How many second hand wedding dresses are sold in the UK each year?

Case Interview Guesstimate Market sizing
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Anonym A fragte am 20. Feb. 2020

Thanks!

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Daniel
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antwortete am 20. Feb. 2020
McKinsey / ex-Interviewer at McKinsey / I will coach you to rock those interviews
  • UK population (= 60 Mio)
  • # of women (~50% = 30 Mio)
  • those in the marriable age (age group 20-60, i.e. 50% of all women if 80 y.o. is assumed as life expectancy = 15 mio)
  • Out of those women % getting married while being in the age group (maybe also 50% = 7.5 Mio)
  1. Out of those % getting divorced (50% = 3.75 Mio)
  2. Out of those who are not getting divorced % who sell their wedding dress (10% = 0.75 Mio)

Total women selling their wedding dresses over their lifetime = 4.5 Mio

Divided by the number of "marrigeable years" we assumed: 4.5 Mio / 40 years = 112.5 k second-hand dresses per year

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Udayan
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antwortete am 20. Feb. 2020
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Hi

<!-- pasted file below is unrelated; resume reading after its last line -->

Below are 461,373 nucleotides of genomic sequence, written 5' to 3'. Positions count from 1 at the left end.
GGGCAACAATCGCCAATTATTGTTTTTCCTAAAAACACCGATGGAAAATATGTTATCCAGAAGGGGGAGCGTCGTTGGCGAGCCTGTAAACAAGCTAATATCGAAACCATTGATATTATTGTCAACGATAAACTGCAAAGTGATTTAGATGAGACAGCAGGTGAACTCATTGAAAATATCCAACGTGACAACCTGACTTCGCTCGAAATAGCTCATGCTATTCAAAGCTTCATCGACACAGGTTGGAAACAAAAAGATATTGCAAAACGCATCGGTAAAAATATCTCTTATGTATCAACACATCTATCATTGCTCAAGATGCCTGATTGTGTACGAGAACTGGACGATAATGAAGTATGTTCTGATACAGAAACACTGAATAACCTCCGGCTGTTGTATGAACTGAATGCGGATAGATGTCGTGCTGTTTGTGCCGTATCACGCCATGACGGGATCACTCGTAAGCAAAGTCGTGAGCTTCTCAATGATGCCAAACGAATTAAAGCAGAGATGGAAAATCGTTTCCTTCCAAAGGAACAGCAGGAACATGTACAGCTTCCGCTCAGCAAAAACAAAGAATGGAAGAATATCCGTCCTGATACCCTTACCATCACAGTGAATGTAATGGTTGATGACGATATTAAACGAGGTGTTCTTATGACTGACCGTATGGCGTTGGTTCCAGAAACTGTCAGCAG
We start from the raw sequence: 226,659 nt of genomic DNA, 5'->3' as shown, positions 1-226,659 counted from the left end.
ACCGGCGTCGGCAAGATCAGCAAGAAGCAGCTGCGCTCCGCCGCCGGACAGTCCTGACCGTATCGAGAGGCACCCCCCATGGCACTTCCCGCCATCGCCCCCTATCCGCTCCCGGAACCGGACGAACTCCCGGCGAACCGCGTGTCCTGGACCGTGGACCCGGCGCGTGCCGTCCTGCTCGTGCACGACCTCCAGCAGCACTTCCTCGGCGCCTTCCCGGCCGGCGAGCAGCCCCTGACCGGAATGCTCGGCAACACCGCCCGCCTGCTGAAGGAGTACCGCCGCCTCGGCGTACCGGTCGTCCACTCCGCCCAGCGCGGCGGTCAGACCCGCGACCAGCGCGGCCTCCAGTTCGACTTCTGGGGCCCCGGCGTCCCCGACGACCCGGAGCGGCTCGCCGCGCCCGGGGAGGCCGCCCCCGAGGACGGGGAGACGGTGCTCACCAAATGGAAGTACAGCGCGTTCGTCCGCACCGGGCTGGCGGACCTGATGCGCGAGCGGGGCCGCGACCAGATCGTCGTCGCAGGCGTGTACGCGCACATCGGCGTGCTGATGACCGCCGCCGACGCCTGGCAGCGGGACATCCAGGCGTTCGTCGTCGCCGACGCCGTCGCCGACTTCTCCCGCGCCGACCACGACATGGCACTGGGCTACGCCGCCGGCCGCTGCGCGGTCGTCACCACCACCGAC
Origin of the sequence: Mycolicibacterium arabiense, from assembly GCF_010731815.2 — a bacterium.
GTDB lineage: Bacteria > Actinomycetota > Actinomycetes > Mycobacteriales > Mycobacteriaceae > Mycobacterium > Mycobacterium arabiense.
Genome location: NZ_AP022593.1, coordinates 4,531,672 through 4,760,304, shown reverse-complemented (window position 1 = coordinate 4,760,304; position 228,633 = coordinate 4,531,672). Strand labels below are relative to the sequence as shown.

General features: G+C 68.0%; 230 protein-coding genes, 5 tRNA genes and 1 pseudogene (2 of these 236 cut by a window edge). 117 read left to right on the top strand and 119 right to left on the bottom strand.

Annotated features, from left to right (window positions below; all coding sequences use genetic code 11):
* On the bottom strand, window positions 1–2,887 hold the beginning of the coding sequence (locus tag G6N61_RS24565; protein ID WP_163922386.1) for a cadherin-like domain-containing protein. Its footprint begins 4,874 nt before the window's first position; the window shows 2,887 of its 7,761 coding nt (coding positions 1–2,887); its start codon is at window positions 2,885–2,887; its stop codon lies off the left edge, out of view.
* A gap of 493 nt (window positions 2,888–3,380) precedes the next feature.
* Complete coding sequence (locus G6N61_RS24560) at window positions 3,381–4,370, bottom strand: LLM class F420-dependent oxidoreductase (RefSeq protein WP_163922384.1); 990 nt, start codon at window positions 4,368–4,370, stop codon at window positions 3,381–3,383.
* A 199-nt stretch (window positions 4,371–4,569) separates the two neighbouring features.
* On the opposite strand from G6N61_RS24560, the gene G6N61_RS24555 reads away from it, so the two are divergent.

Here is an approach that accounts for annual sales of wedding dresses :

1. Population of UK - 60M, and life expectancy is 80 yrs old and women are 50% (30M)

2. Assume women get married between 20 and 40 for simplicity = 25% of all women = 7.5M Women

3. Further assume 67% of women get married at all - or roughly 5M will get married

4. Next you have to estimate what % of these get married every year. A simplifying assumption you can make is that there is an equal probability of getting married every year. Which means there is a (1/20) or 5% chance of getting married in one year

5. Therefore 5% of 5M or 250,000 women get married every year in the UK.

6. Now you need to assume how many wear new vs used dresses. It is safe to assume most will buy a new dress but you can argue that due to (i) high costs, (ii) changing trends favoring second hand clothing and (iii) market for vintage dresses there is still a market for second hand dresses. Assume it is currently about ~10% of all wedding dresses sold

7. Therefore 25,000 second hand wedding dresses are sold each year in the UK

Lastly - you can always add a multiplication factor to account for - second marrigages, women getting married younger than 20 and older than 40

Hope this helps

Udayan

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Ian
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antwortete am 23. Feb. 2020
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To summarize a bit, there's a few angles from which to attack this and they're all right. They're also all top down...

Demand side vs Supply side: I.e. How many women want 2nd hand dresses each year versus how many want to sell 2nd hand

^Think about this one and what actually make a bit more sense for accuracy/thoroughness purposes...think in terms of economics.

Annual vs. Liftetime: I.e. How many are likely buying (getting married) or selling (divorcing) in a year versus in each person's lifetime what is the average # of times, then divide this by the years alive